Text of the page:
So, Samantha has been in what I would like to call an “interesting” time of life for a while now. By “interesting,” I mean overwhelmingly difficult on her parents over here. I think it would be accurate to say that Samantha is a very passionate little girl (understatement?). She has always been determined to achieve her goals, whatever they may be, and being interrupted from these goals, to say, eat food, go to sleep, wear clothes, or achieve a goal that is not of her own choosing, has created certain challenges, so to speak. I’ve long wondered at the ability of people to dislike in their children the same qualities that they would desire them to have as adults. To many people, qualities like serious determination equal stubbornness, follow-through (of their own course) equals defiance (against your course), critical thinking (asking “why?”) equals talking back. These tendencies are not in and of themselves evil, but of course our little people must be taught how to be respectful when asking questions, how to adapt when we simply must change courses during the day, and how to articulate their emotions in appropriate ways. But what a difficult task!! When Samantha was younger it was much easier to feel in control, but when two and half rolled around and then three, it felt more like riding the wave, doing the best I could, and apologizing often. Now at nearly three and a half, we have reached a brand new world that is all of a sudden practically free of tantrums and anger and full of keen observations and sweet sweet love. With a much better level of articulation, we are hearing just exactly what Samantha’s take on life is, and rather than living in a tumultuous toddler world, we are getting a glimpse into the mind of our young girl who is growing up fast. When fighting those parenting battles, it can become so difficult to see the beauty and wonder in raising a child, so I thought I would share some of the things that make me so grateful to be a parent.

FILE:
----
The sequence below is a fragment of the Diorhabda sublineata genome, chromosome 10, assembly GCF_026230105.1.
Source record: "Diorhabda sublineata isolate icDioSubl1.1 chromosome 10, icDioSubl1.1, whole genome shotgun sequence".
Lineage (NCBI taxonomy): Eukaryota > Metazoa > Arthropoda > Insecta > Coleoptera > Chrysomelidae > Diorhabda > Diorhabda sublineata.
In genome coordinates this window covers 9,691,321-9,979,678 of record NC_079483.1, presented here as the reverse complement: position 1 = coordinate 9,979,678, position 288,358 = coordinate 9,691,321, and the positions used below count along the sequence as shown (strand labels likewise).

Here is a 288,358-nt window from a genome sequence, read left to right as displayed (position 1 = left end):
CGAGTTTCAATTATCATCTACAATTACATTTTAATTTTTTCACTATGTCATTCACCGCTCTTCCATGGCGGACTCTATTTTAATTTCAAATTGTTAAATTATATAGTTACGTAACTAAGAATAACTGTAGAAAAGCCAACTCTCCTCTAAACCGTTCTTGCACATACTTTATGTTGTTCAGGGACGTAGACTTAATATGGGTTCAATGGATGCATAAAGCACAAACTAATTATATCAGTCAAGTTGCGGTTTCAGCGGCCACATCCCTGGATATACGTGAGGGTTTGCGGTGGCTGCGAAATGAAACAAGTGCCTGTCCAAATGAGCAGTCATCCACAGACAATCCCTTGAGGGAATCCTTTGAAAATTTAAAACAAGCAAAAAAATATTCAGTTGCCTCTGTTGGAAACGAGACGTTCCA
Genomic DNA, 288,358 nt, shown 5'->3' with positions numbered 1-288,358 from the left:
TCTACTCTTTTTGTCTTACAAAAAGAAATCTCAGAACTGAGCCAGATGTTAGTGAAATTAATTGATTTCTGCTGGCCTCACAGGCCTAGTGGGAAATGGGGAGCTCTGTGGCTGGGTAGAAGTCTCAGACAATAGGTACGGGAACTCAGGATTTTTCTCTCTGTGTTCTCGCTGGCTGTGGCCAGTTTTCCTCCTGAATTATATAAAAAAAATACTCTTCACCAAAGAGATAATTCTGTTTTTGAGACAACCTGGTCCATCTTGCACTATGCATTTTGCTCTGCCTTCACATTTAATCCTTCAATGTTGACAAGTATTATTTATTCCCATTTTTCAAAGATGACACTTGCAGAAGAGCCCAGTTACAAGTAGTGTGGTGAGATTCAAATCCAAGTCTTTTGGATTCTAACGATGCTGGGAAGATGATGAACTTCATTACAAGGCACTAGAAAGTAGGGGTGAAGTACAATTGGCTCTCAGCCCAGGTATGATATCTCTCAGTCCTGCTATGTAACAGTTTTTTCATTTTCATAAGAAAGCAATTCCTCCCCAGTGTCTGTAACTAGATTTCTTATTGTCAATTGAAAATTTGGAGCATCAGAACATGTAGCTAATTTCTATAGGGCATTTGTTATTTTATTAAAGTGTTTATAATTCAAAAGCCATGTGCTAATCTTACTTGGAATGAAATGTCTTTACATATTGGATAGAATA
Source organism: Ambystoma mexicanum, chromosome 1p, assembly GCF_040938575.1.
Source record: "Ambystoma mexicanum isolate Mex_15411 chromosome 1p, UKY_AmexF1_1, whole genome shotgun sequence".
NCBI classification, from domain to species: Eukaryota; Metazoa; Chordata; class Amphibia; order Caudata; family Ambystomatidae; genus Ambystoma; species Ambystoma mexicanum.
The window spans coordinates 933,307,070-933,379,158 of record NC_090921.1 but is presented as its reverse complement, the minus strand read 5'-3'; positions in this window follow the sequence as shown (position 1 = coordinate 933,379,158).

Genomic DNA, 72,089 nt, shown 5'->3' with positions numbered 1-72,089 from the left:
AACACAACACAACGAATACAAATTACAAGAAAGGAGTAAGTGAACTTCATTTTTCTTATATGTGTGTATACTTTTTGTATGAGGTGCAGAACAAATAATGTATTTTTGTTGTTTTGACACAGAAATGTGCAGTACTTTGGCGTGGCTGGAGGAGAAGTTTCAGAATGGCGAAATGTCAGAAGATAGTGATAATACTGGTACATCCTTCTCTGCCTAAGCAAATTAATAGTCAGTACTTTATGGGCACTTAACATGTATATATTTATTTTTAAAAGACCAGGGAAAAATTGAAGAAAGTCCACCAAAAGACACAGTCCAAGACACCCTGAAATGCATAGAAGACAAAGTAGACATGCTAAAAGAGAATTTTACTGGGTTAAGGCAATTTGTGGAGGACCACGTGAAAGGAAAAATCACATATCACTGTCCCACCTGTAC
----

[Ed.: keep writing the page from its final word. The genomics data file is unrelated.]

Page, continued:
Life Lessons from Samantha:
While riding in the car with Mommy, Daddy, and Cormac, Samantha looks up and says:
“We’re Family!” We agreed with her, and she thought a moment longer, then said, “We go lots of places together…We play…We eat food…We laugh. We’re family!!”
Sitting on the couch, my legs were propped up on the coffee table. Samantha starts climbing over my outstretched legs (putting all of her weight on my knees) in order to get onto the couch. I said, “Stop, Samantha! That hurts!” to which she replied, “I just getting on the couch!” After getting up there successfully, she said proudly, “See! (using her whole hand to point to my legs) I didn’t break your legs!” And then she gave my leg a reassuring pat, as if to solidify just how intact those leg bones were.
As a testimony to her new, grown-up take on life, Sam has been apologizing often and mostly for things that she did long ago or that were only accidents.
While reading a bedtime story, Sam noticed that the book had been drawn in. This was a book from my childhood, and I’m sure that either I or my brothers drew on a couple of the pages. Samantha saw this, and while I was reading, she said “Mommy, I so very sorry.” I said, “what are you sorry for?” She said, “I drew pictures in the book. I so very sorry, Mommy.”
Along with that, she has also apologized for a glass of mine that she accidentally broke months ago. For making a mess in her room. For hitting me (months ago). The list goes on, and she always says that she is so very sorry, and we can do nothing but assure her she is forgiven and love her to pieces.